Take the priming process for example. Lets assume we are priming a quarter panel with plastic filler just out of the body shop. How many times will we prep that car? You may have said “1”. I hope that is the case. Here is the reality. Many times we fail to plan the whole process because we are focused on the part of the job at hand. So here is how it goes…1. We check the filler for pinholes (a whole separate topic in itself). 2. We feather back the scratches around the filler. (Hopefully minor if the plastic process is right.) 3. We sand back to where we estimate the primer will end. 4. We soft line mask the primer area. 5. We clean and prime the car. 6. After dry time we unmask the car, block the primer, decide if we need to re prime (production killer) 7. We sand or scuff the rest of the quarter, sail, roof, etc. 8. We mask the car. 9. We catch any prep issues in the booth 10. We paint.

Sound pretty typical? Ok so here is the point. In this example alone, we turned one process into 3. Why do we sand for primer, sand for prep and sand to touch up in the booth. Its the same operation but it starts and stops 3 TIMES!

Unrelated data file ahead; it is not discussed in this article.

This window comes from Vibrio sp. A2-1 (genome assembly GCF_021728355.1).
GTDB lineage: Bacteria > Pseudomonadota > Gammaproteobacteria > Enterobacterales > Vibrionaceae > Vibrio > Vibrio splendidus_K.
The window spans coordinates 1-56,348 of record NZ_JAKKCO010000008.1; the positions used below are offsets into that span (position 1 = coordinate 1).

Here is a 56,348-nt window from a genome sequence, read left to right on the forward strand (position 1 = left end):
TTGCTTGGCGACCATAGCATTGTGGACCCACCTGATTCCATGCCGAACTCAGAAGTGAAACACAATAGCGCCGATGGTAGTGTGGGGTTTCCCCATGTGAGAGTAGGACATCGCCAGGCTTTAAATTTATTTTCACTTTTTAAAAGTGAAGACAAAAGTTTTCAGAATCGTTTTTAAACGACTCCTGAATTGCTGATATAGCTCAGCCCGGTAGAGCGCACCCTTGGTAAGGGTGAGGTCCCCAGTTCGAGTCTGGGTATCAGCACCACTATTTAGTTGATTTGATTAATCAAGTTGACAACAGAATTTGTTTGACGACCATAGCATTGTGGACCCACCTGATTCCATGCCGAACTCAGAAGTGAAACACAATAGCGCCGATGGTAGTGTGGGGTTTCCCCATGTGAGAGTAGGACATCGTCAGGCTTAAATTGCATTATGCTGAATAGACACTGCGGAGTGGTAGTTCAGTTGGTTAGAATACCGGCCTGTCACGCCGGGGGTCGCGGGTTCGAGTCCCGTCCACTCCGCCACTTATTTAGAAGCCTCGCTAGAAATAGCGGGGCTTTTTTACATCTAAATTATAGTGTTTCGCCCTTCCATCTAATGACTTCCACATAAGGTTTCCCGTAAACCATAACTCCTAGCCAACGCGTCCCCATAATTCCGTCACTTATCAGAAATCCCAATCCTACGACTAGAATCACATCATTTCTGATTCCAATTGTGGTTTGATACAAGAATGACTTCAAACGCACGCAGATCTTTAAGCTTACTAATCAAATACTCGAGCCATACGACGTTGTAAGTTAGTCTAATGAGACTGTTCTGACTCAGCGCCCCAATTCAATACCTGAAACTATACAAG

New process, 1. Check the filler. 2. Prep the entire job booth ready pay attention to detail. 3. Refine your scratches around the filler. 3. Do minimal masking, use short plastic instead of building tents out of 36″ green. Be smart with the way you prime, HVLP or even roll prime if the repair is small. 4. When the job is cured, block the primer and wrap up the car. 5. Paint.

Problems this solves.
1. If you have to go larger than you thought with the primer, there is no tear back from unprepared surface.
2. The sanding operation is done 1 time. (Hopefully from a prep cart so materials are handy and not wasted by throwing stuff on the floor between steps) less sandpaper used is important since 8-10% of a shops purchases are abrasives.
3. The bulk of the prep work is completed before the cure time wait. This gets the car in the booth faster once its dry.
4. Sanding the bulk of the job early reduces the sanding dust later in the process for cleaner paint jobs.
5. The biggest win…higher booth utilization. More cars, same effort, different order of (streamlined) operations.

Please feel free to comment and share as we all learn together.